What happens to the food anyway? First of all, roughly half of what is produced globally really literally doesn’t feed anyone because it is simply thrown awayvi. Hopefully that shocks you to the core, but the food industry doesn’t lose sleep over it at all: their money was made! Some of the food that will not rot away in landfills or contribute directly to global climate disruption by being incinerated will possibly stay in the country where it’s produced, but a good part of it may be transported and sold to nations which do not produce enough food to feed its own population. For clarity, these are not only poor nations! Some “wealthy” nations are net food importers because their own lands are too full of cities or too damaged to grow enough food while some poor and hungry nations are net food exporters because their food-producing land (or water!) is effectively owned by foreign food corporations which ship the food to wealthy nations which can afford a good price for the product! The locals have to make do with leftovers, or may even require food aid being sent in from those wealthy nationsvii! The real problem, as far as explosive population growth is concerned, arises ironically and painfully enough when food is sent to poor nations lacking ways to feed the inhabitants with what the land and water have to offer. Here it wreaks havoc even if it is sent as food aid! It is in these nations that the food produced in or by nations with a declining population growth actively fuels population growthviii! Food aid is not always a free gift. Not rarely it has to be paid for, immediately or in the future with interest, meaning that the receiving nation becomes indebted to the aiding body, be it nation or corporation, with all the long-term disadvantages for the former and advantages in terms of money and power for the latter). The story of trade and im- and export and aid is much more complicated than that, but this is it in a nutshell. For more information on food aid in particular, see http://theafricaneconomist.com/food-aid-does-not-help-africa-it-is-the-problem. The conclusion from all this is that there is absolutely no proof that humans don’t follow the same laws that other species do: an increase in global food production causes an increase in global population, as long as other factors don’t limit the population size.
Another reason that so many have trouble believing that human numbers are bound by the same laws as the rest of life on earth is that some kind of magical thinking has become ‘common knowledge’. Somehow humans have come to believe that the human population can grow first, and only then require food to keep the newly added bodies from starving. That this is a widely held belief doesn’t make it any less ridiculously wrong. It is an impossibility, akin to expecting that the aforementioned scientists’ petri dish can fill up with bacteria even if there is no food available. Do you remember that a petri dish not filling up with roughly the number of expected bacteria based on the available amount of food would (or at least should) instantly be headline news in newspapers worth their salt? Well, a petri dish filling up with bacteria while there isn’t any food there would completely and violently blow the previous headline off the front page, because this wouldn’t merely be biologically so unlikely that for all practical reasons it is impossible; it would actually require the rewriting of some of the most basic natural laws! It would mean that the bacteria can make their bodies out of…. nothing! It is absolutely impossible that bacteria, or any other kind of being, can increase the weight of their population beyond what the weight of the presently available food allows for.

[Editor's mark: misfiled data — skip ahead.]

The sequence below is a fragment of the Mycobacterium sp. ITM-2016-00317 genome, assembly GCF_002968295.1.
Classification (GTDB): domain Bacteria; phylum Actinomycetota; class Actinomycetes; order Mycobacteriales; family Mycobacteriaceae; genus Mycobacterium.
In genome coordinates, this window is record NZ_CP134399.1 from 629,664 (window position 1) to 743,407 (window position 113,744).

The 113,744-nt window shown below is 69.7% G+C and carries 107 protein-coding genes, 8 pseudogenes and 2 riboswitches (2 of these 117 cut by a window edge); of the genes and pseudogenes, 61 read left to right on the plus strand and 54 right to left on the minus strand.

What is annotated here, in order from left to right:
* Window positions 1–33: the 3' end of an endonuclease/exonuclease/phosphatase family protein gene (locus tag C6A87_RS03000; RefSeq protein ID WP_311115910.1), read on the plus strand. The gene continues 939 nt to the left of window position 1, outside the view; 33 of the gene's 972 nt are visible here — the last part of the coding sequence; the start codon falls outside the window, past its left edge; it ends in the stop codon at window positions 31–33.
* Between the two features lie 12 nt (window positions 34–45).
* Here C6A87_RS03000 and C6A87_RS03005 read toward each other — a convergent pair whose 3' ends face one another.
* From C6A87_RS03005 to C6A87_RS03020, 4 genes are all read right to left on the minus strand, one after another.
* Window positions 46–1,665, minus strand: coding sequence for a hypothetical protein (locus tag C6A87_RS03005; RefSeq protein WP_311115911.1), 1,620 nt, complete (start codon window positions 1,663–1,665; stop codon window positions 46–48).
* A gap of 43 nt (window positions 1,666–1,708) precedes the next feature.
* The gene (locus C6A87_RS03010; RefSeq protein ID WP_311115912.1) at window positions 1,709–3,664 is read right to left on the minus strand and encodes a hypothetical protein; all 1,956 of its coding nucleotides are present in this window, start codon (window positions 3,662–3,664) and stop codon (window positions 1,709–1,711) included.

And so it is with humans, too. To make a human body, there first needs to be food available to make the body out of. You can’t make cookies without having dough first, right? The culture dictates how big and thick the cookies can be; how much time and money there is for making cookies, and each culture therefore manages to make different numbers of cookies out of the same amount of dough. Wealthier nations make relatively few children out of the available food, whereas poor nations make as many as they possibly can. In every case the amount of dough is the ultimate deciding factor determining the eventual number of cookies, even if you don’t use it yourself but send it to someone else to make cookies out of! More dough means more cookies and more food means more humans, whatever recipe you follow! Each and every increase in human numbers ever since totalitarian agricultureix was invented was only possible because there was enough food to make the bodies first. The explosive growth of the human population has been caused by a similarly explosive growth of food production.
The third and final part of this article will be published on Friday 15-3.
iiAs a rule they are wealthy only in name, if you conveniently forget their incredible debts.
iii‘“Consume” means to use up or to destroy. Consumers are not the slightest bit embarrassed by this insulting label.’ ~Richar Adrian Reese in ‘What Is Sustainable’.
ivThis is different from the situation in so-called developing countries, where children are not so much a drain on the money coming in, but contribute to income when they’re old enough. In that case, the more the better!
vNot always within their own boundaries! Colonialism is still very much alive, although it’s in disguise.
vihttp://www.guardian.co.uk/environment/2013/jan/10/half-world-food-waste. You’ll notice that the author of this article thinks that we need food to feed a growing population, too. Oh well..
vii“Nyerere, Tanzania’s first president famously said that “Africans produce what they do not consume and consume what they do not produce.” There have been countries that have seen famine even in times that those countries were net food exporters – Ethiopia, Malawi, and Tanzania are examples but to mention a few.” ~Stocky Hoffmann.
viiiThis pushes the population in those nations even further beyond what food can be grown in the country itself, making them ever more in need of aid, and ever more dependent, and in an ever worsening situation.
ixhttp://www.ishmael.org/Education/Writings/Diminuendo_interview.shtml (see fourth answer)